acutely ill, supportive treatment is necessary. The following measures
Clear fluids when there
is nausea and vomiting
Diazepam (a benzodiazepine)
5-10 mg. Administration 2-3 times daily can be valuable in the acute period.
It acts as a muscle relaxant and an antianxiety agent, allowing the patient
to rest. Alternatively, meclizine hydrochloride (an antihistamine) 12.5-25
mg 3 times daily may be used.
A combination of the
above agents may be used. The patient may not drive during this course
It is essential that
these agents be used only short-term, as they can mask important clues
in refractory vertigo.
A soft cervical collar
may be used to reduce head movement.
If symptoms continue,
the Epley canalith repositioning maneuver may be performed by a trained
audiologist. The patient is placed in the head-hanging position, with the
affected ear to the floor. At 30-second intervals, specific head rotations
permit the misplaced otolithic material to transit through the posterior
semicircular canal and be returned to the utricle, removing the cause of
Patient should return
for follow-up within 7 days for re-evaluation.
After the Epley maneuver,
the patient should be given the following instructions:
Keep head erect for
The Epley maneuver eliminates
vertigo in about 80% of patients after 1 treatment. There may be frequent
vertigo recurrence over the next 6-10 weeks and the maneuver can be repeated
a second time if necessary. Symptoms usually taper off gradually with no
episode matching the intensity of the original attack. The Epley maneuver
may be performed in the primary care setting only with proper instructions.[1,2]
Traditionally, an audiologist integrates this maneuver as part of a complete
Avoid reaching for objects
in high places, looking up suddenly, or bending over
is also valuable when vertigo improves but does not disappear. A vestibular
rehabilitation program can be easily ordered and is covered by most third-party
If vertiginous episodes
last longer than 2 weeks without improvement, become more intense, or occur
with greater frequency, the patient will need further evaluation. If a
central cause is suspected, immediate referral to the appropriate specialist
With cases of prolonged
vertigo, blood analysis is sometimes helpful. The following tests should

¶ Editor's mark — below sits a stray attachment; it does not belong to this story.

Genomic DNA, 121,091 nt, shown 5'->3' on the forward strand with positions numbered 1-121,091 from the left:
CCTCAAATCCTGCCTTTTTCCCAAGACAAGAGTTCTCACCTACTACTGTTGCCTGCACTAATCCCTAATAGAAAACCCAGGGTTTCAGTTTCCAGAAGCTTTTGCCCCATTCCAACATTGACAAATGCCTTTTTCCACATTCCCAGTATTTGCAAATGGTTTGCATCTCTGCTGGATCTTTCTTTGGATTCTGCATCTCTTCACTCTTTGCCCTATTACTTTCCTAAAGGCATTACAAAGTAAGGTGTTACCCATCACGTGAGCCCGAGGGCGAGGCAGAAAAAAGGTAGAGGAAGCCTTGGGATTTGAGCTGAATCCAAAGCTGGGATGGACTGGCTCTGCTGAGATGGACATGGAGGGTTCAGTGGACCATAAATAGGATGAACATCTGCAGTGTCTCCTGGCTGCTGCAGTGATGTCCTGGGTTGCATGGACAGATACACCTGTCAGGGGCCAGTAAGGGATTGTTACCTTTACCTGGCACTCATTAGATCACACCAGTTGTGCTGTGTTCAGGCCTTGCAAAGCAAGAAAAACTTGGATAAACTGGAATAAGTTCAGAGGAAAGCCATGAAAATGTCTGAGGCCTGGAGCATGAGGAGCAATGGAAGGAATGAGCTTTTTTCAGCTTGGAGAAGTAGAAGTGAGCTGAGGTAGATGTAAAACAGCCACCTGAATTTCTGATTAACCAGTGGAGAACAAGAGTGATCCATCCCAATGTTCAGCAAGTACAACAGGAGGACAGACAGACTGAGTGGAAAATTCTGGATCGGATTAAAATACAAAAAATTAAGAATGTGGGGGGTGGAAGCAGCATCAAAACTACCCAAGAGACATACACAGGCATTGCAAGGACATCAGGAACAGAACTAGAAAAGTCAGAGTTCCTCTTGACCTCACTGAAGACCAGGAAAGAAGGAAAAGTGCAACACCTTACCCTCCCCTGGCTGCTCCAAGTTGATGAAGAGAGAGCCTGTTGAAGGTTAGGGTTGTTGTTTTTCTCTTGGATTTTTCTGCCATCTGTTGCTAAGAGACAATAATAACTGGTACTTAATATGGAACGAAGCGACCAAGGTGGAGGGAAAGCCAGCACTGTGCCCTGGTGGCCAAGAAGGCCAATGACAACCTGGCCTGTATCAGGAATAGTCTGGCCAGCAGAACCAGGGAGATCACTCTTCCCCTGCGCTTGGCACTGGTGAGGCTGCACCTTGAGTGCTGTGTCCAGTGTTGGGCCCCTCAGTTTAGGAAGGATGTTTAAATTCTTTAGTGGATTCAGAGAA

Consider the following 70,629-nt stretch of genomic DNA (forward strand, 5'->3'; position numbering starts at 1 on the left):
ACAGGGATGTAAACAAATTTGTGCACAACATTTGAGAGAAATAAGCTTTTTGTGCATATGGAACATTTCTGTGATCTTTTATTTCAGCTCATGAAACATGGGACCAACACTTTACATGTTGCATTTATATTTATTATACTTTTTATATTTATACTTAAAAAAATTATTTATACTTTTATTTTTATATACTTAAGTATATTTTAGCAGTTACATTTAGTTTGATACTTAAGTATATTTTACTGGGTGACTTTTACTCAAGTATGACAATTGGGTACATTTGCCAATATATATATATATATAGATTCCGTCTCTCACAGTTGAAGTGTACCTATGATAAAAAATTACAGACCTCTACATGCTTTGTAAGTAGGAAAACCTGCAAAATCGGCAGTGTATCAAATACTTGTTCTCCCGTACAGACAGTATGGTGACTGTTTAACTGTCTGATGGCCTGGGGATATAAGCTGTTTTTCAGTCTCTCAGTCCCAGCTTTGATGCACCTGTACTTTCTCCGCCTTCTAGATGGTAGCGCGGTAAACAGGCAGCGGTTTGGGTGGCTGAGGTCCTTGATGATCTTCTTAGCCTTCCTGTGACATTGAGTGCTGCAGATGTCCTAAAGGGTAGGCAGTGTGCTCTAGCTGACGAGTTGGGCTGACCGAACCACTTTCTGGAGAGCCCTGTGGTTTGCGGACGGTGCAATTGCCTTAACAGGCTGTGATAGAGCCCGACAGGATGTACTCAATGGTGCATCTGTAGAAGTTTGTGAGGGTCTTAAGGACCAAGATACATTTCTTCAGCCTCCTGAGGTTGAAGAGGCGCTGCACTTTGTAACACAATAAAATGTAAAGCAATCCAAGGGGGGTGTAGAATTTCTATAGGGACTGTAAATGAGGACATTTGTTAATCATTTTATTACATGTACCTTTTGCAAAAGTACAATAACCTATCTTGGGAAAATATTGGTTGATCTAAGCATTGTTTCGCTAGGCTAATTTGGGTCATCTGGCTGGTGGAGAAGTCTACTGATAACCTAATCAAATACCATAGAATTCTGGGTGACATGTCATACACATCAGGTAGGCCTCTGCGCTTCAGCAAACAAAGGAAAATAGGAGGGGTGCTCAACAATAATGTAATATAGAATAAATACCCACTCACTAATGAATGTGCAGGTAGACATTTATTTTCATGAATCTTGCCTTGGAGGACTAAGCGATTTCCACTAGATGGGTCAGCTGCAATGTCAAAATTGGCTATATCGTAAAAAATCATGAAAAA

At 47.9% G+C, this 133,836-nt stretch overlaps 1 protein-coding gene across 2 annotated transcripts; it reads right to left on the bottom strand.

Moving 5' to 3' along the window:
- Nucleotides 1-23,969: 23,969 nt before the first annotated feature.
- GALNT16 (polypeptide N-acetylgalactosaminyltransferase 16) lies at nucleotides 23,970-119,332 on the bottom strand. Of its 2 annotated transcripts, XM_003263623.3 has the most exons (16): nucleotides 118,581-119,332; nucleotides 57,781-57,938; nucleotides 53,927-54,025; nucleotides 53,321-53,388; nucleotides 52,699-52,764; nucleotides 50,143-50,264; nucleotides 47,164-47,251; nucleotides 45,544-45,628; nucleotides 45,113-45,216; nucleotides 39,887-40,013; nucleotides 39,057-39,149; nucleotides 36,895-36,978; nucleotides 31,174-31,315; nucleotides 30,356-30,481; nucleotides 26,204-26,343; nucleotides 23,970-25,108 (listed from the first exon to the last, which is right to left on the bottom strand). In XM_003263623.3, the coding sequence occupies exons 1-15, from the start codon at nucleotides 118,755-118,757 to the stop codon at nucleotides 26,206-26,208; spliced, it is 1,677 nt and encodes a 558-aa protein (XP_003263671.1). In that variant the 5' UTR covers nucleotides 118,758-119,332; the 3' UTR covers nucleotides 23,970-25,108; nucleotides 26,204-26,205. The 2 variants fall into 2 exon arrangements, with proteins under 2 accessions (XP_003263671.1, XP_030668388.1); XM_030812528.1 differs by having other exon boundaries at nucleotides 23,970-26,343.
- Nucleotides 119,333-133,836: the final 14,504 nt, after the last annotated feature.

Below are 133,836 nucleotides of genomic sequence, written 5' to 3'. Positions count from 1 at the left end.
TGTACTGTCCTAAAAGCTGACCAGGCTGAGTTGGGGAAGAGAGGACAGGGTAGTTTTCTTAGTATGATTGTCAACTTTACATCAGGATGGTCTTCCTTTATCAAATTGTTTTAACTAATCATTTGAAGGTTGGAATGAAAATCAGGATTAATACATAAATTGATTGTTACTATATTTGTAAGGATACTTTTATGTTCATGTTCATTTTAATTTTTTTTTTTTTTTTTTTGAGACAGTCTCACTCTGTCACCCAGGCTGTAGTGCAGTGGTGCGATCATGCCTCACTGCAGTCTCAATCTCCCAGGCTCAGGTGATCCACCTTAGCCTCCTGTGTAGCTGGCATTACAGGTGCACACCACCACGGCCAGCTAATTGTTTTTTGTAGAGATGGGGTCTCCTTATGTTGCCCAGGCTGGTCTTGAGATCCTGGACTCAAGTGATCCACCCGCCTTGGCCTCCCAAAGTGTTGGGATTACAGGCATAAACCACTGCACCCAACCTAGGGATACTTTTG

be included in a vertigo screen:
rate (ESR), rheumatoid factor, antinuclear antibody (ANA) titer, Lyme titer
-- to rule out autoimmune disease
lipid profile to rule
out possible fat emboli that infrequently affect the 8th cranial nerve
rapid plasmin reagin
(RPR) test to rule out undiagnosed syphilis
If the above screening
fails to reveal an etiology, referral to an otolaryngologist is warranted.
The patient will need a complete audiometric evaluation as well as possible
advanced testing to differentiate between central and peripheral vertigo.
blood glucose, CBC,
and thyroid-stimulating hormone (TSH) to rule out metabolic problems and
Although a patient
who presents with vertigo may seem initially puzzling to the primary care
provider, a systematic approach to this common symptom can successfully
uncover the majority of causes in a cost-effective manner. Although not
usually life-threatening, vertigo is certainly life-altering and patients
will be grateful for a quick response to therapy.
Blair C. The dizzy patient.
Am J Nurs. 1999;99:61-65, 67. [A helpful dizziness questionnaire can be
found on p. 62.]
Drachman DD. Clinical
crossroads: a 69 year-old man with chronic dizziness. JAMA. 1998;280:2111-2118.
Tinetti ME, Williams
CS, Gill TM. Dizziness among older adults: a possible geriatric syndrome.
Ann Intern Med. 2000;132: 337-344.
Drachman DD. Occam's
razor, geriatric syndromes, and the dizzy patient [editorial]. Ann Intern
Med. 2000;132: 403-405.
Ruckenstein MJ. Managing
dizziness and vertigo in older women. Womens Health Primary Care. 2001;4:241-250.
Judith Lynch, Assistant
Clinical Professor of Nursing, Yale School of Nursing, New Haven, Conn;
and Nurse Practitioner, ENT and Facial Plastic Surgery Associates, Fairfield
and Trumbull, Conn.
4(2), 2002. © 2002 Medscape